Granular Xylitol for Athletes

Dear Dr. Ellie,


While I always get an A++ from my dentist for oral hygiene, lately my fall checkups turn up some cavities. Part of the reason maybe that in the spring, summer and fall I ride a bicycle a lot, including some racing. 


To maintain energy with this kind of riding I drink a complex carbohydrate drink (Cytomax in my case). One drinks a little at a time so I have sugar water in my mouth over 6 hour periods many times. I have tried cutting back on the Cytomax and drinking more plain water. That had rather disastrous results in performance and actually safety in riding.


Question: do you think adding granular xylitol to the water bottle with the cytomax would help counteract the sugary environment. Or perhaps a water bottle with a solution of the granular xylitol and water that I could drink between sips of the Cytomax? If you think this might help I would appreciate an idea as to how much xylitol to add per, say, 8 oz of drink or water.


Thank you for your time,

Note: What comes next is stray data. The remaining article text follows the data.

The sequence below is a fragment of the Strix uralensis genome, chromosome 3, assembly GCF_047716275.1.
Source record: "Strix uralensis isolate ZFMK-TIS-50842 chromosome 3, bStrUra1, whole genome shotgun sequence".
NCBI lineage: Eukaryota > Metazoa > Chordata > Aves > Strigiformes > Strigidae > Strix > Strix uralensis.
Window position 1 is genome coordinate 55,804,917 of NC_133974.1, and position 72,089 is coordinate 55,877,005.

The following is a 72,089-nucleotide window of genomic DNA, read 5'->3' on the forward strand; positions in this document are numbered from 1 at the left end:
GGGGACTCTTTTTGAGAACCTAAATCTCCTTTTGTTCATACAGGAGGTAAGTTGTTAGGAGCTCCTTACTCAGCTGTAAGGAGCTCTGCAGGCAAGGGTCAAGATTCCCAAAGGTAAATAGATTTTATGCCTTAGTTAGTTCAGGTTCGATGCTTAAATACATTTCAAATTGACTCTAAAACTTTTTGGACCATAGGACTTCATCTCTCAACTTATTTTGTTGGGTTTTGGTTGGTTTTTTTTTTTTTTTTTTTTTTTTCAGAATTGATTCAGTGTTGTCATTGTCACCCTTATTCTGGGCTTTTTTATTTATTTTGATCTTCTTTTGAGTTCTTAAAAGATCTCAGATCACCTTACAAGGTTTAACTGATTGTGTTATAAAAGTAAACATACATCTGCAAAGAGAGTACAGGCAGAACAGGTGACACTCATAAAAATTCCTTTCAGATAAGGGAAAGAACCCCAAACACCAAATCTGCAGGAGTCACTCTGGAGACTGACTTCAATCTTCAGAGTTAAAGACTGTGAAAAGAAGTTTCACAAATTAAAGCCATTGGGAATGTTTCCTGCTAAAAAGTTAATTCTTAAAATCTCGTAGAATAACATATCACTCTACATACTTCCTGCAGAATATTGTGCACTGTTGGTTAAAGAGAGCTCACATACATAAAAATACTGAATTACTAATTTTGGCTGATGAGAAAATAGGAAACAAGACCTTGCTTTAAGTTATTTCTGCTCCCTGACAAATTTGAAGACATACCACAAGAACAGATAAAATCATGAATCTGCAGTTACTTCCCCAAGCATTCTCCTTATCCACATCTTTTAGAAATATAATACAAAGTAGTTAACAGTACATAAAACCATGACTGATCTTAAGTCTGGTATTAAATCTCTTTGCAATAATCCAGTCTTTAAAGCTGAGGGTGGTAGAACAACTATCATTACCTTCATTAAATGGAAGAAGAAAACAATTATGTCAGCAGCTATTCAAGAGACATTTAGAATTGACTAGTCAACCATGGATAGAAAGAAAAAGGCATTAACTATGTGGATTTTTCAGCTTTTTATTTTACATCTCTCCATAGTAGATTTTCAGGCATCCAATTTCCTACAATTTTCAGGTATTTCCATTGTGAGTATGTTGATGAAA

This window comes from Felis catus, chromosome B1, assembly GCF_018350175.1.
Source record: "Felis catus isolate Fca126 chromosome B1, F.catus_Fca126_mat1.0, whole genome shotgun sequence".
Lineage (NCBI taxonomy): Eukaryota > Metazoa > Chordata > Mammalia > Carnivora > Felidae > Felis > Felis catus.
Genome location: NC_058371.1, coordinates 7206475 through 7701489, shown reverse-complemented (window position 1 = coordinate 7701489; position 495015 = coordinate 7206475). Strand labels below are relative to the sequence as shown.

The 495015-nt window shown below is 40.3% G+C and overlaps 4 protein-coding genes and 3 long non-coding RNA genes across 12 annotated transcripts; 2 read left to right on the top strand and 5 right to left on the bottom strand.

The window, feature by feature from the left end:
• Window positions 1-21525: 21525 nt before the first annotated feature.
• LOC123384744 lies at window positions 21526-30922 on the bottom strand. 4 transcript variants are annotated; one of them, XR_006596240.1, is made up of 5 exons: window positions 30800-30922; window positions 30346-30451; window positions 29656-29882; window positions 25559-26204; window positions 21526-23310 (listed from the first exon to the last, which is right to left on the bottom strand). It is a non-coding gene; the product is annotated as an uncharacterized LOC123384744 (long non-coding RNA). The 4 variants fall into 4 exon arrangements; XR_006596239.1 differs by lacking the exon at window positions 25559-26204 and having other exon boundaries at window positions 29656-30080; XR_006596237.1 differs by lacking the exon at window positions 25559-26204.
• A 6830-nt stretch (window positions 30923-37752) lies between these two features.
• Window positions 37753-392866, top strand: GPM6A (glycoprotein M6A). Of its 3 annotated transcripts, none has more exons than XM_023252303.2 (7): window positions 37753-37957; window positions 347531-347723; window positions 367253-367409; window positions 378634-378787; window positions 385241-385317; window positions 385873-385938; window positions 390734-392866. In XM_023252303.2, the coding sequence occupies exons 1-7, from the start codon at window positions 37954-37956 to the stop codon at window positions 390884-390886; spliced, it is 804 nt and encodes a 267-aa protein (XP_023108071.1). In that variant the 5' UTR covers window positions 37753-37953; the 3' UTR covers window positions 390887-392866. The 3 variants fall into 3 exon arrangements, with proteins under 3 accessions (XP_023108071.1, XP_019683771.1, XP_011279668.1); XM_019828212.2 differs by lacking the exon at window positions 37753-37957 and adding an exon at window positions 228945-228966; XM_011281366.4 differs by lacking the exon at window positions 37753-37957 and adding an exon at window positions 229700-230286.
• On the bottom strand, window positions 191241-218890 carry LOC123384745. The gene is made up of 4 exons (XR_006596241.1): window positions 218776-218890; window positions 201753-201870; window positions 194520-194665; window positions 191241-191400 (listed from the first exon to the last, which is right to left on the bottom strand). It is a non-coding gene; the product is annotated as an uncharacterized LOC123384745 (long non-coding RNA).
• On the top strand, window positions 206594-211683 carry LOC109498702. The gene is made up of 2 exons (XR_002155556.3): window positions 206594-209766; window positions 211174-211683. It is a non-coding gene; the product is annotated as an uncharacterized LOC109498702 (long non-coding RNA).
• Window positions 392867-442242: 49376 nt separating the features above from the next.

WJH

Hi WJH,

I would think xylitol will be an asset for an athlete like you. Bodybuilders like xylitol because it helps preserve muscle http://www.bodybuilding.com/fun/xylitol.htm

My immediate thought would be to put fruit Zellie mints into a salt pill container
I think they actually make them to attach to your bike. Zellies mints are quick dissolving
so crunch them up and they will be gone out of your mouth very quickly. I somehow think the fruit will be better taste with the drinks you drink.

I would imagine that Zellies mints would fit into a salt pill container and you could pop a mint after most of your drinks. If you take 18 mints during your ride it would still only be 9 grams of xylitol so this would be an easy and efficient way to “nibble’ xylitol and protect your teeth.

In addition I would highly recommend that you consider using my Complete Mouth Care System of oral care morning and night. If you start this program immediately along with the Zellies mints to protect your teeth from the sugar drinks you may be able to reverse some of the damage. Cavities can heal themselves if you provide them with the correct conditions.

Good luck and although granular xylitol would be some use dissolved into the drink, it would not protect your teeth enough from the acidic and sweet conditions that are obviously damaging your teeth.

Ellie
26 Corporate Woods
Rochester, NY 14623



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